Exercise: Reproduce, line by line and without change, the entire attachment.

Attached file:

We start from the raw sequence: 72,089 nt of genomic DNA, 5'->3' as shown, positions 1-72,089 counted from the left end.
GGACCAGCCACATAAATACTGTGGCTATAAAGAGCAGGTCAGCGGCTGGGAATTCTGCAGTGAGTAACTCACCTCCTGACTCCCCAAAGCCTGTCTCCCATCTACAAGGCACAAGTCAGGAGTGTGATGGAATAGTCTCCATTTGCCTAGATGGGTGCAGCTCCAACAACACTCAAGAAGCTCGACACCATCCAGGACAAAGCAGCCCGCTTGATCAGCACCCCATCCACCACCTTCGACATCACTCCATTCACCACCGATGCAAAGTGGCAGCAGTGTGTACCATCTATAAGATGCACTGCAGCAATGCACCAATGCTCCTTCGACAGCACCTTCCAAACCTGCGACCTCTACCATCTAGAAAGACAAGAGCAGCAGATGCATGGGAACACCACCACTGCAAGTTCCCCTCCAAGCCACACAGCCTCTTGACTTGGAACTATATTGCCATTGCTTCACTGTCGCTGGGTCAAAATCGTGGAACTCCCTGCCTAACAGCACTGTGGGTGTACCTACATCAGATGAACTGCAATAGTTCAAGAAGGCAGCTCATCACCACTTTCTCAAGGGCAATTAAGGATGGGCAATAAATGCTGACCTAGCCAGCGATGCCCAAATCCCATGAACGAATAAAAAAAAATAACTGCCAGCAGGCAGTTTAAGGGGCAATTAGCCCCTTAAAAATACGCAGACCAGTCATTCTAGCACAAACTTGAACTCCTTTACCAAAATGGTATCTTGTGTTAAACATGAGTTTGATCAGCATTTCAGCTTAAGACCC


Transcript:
We start from the raw sequence: 72,089 nt of genomic DNA, 5'->3' as shown, positions 1-72,089 counted from the left end.
GGACCAGCCACATAAATACTGTGGCTATAAAGAGCAGGTCAGCGGCTGGGAATTCTGCAGTGAGTAACTCACCTCCTGACTCCCCAAAGCCTGTCTCCCATCTACAAGGCACAAGTCAGGAGTGTGATGGAATAGTCTCCATTTGCCTAGATGGGTGCAGCTCCAACAACACTCAAGAAGCTCGACACCATCCAGGACAAAGCAGCCCGCTTGATCAGCACCCCATCCACCACCTTCGACATCACTCCATTCACCACCGATGCAAAGTGGCAGCAGTGTGTACCATCTATAAGATGCACTGCAGCAATGCACCAATGCTCCTTCGACAGCACCTTCCAAACCTGCGACCTCTACCATCTAGAAAGACAAGAGCAGCAGATGCATGGGAACACCACCACTGCAAGTTCCCCTCCAAGCCACACAGCCTCTTGACTTGGAACTATATTGCCATTGCTTCACTGTCGCTGGGTCAAAATCGTGGAACTCCCTGCCTAACAGCACTGTGGGTGTACCTACATCAGATGAACTGCAATAGTTCAAGAAGGCAGCTCATCACCACTTTCTCAAGGGCAATTAAGGATGGGCAATAAATGCTGACCTAGCCAGCGATGCCCAAATCCCATGAACGAATAAAAAAAAATAACTGCCAGCAGGCAGTTTAAGGGGCAATTAGCCCCTTAAAAATACGCAGACCAGTCATTCTAGCACAAACTTGAACTCCTTTACCAAAATGGTATCTTGTGTTAAACATGAGTTTGATCAGCATTTCAGCTTAAGACCC